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Reservoir Simulation

As the development of shale oil and gas becomes increasingly significant, so does the need for modeling tools for their accurate and timely forecasting. The basic question then arises: Are the simulation tools that we have suitable for the job? Can they explain, and ultimately forecast, the contribution to flow from natural or hydraulically induced fractures? Ultimately, we need to be confident that the results from such models are sufficiently reliable for decision-making purposes. As Alexandre Emerick stated in JPT (April 2014), “The goal is to generate models for production forecasting aiding the decision-making process involved in the development and management of petroleum reservoirs.”

The ability to model this increasingly important asset class is one of the primary issues facing reservoir and simulation engineers today. Our existing arsenal of simulation tools is certainly time-tested for conventional assets, but can they deliver reliable forecasts for this emergent class? Recent literature is rich with relevant studies ranging from fundamental laboratory experiments to entirely empirical, data-driven, approaches for predictive reservoir management. These articles raise numerous questions, including the possible oversimplification of a complex problem, the very nature of the production mechanisms, and the role played by any pre-existing discrete fracture networks.

Additional concerns relating to accuracy and reliability of the underlying data used to populate such models have also been raised. Keeping an open mind on this topic is, I feel, appropriate. One needs to balance the very real need for such predictive tools today with the recognition that future evidence may disrupt certain preconceptions. To this end, four articles have been selected that span a spectrum of ideas. One considers practical applications and solutions, while another covers the emerging technique of molecular simulation. Another eloquently probes various notions in our current state of understanding of shale assets and examines issues in interpreting the forecasts furnished by our simulation models. The fourth article demonstrates some creative thinking by representing a planar fracture by use of a proxy comprising a coupled flowing network model, a concept that may prove flexible and warrants further investigation.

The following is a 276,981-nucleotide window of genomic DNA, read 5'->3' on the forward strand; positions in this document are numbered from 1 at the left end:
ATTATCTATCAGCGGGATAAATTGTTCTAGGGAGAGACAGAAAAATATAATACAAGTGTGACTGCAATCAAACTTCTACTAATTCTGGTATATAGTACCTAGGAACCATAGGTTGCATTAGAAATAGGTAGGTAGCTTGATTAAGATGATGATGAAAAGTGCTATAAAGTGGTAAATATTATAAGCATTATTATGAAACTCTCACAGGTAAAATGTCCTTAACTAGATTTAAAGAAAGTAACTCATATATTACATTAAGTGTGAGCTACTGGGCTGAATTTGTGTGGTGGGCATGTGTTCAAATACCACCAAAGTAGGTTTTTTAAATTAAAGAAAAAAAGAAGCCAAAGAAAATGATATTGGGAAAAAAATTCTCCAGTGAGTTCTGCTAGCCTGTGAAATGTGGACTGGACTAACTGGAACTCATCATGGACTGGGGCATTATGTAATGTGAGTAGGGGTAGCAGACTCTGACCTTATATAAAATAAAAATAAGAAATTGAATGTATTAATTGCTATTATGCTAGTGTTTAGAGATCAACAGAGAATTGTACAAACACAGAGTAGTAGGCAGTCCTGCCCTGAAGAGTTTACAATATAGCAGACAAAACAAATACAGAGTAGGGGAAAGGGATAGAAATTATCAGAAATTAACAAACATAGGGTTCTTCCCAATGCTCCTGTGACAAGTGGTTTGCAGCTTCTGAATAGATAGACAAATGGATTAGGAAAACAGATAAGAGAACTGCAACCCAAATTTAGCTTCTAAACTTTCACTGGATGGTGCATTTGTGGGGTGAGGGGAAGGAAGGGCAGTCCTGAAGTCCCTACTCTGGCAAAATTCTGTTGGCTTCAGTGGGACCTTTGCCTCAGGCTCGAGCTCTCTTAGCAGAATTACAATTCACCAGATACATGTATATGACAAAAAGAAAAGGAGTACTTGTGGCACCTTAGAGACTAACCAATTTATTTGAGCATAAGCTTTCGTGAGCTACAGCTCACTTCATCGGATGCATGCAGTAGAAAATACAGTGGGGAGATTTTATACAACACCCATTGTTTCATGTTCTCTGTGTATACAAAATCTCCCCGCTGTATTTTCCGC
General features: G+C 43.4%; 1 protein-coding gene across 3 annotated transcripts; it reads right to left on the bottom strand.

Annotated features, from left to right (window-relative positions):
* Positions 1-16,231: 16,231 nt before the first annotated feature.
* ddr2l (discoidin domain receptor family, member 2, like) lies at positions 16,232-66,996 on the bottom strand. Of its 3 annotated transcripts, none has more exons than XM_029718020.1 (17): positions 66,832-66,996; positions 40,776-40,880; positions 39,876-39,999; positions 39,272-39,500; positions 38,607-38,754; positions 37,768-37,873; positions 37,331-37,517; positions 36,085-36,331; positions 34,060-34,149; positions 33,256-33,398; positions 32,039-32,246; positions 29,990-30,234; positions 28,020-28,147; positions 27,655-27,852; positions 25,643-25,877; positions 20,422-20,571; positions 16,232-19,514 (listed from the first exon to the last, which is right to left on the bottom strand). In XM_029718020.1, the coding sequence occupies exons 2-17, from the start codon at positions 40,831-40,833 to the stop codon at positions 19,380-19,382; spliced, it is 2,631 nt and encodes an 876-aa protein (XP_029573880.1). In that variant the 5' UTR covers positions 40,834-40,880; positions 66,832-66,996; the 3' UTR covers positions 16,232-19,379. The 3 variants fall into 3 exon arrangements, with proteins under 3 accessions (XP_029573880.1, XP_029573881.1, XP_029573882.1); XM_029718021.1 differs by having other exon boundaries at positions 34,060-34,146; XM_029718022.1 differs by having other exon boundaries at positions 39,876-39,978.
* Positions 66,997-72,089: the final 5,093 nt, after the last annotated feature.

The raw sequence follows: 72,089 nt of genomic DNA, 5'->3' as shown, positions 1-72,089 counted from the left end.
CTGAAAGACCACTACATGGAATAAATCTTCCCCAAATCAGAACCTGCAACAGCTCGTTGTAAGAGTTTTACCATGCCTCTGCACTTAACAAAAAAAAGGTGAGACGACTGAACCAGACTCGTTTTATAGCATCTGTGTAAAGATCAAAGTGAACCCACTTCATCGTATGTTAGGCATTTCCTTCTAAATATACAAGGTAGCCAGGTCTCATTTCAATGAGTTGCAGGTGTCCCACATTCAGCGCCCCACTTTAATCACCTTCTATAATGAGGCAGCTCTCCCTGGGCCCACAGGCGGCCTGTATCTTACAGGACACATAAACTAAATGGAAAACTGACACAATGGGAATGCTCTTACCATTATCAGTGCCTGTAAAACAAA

Conventional modeling tools used to predict flow in tight, fractured shales (e.g., dual-porosity models, local grid refinements, tartan grids) may, indeed, provide reliable forecasting. Analytic and data-driven approaches are also acceptable in some circumstances. However, as our knowledge in exploiting these assets deepens with new theory, laboratory experiments, and field and operational experience, we should be prepared to reconsider some of today’s axioms in the future.

This Month's Technical Papers

Factors Critical to Multiwell Reservoir Simulation of Liquids-Rich Shale Plays

Molecular Simulation Helps Determine Key Shale-Gas Parameters

A Critical View of the Current State of Reservoir Modeling of Shale Assets

Technique Uses Multilateral, Multisegment Wells To Represent Hydraulic Fractures

Recommended Additional Reading

OTC 24913 Improved Numerical Simulation for Shale Gas Reservoirs by Chaohua Guo, Missouri University of Science and Technology, et al.

SPE 164528 Analytical and Numerical Solutions for Multiple Matrix in Fractured Reservoirs: Application to Conventional and Unconventional Reservoirs by Mehmet A. Torcuk, Colorado School of Mines, et al.

SPE 166375 Experimental and Numerical Analysis of Gas Transport in Shale Including the Role of Sorption by K.R. Alnoaimi, Stanford University, et al.

SPE 165409 Streamline-Based Coupled Geomechanics and Reservoir Simulation for Hydromechanical Modeling of CO2 Storage in Saline Aquifers by Behrooz Koohmareh Hosseini, University of Alberta, et al.

William Bailey, SPE, works at Schlumberger-Doll Research as a principal engineer with 25 years of industry experience. His main technical interests include reservoir engineering, modeling of unconventional assets, multiphase flow in conduits, equipment-failure analysis, and computationally expensive optimization problems including coupled full-field assets. Bailey holds M.Eng. (Hons.) and PhD degrees in petroleum engineering from Imperial College, London, and the Norwegian University of Science and Technology, respectively, and an MBA degree from Warwick Business School. He was chairperson of the SPE New York and New England section and review chairperson for SPE Production & Operations, and he received the inaugural SPE A Peer Apart award. Bailey reviews for various SPE journals and serves on the JPT Editorial Committee and the SPE Books Committee.

Reservoir Simulation

William Bailey, SPE, Principal Engineer, Schlumberger-Doll Research

01 July 2014

Volume: 66 | Issue: 7

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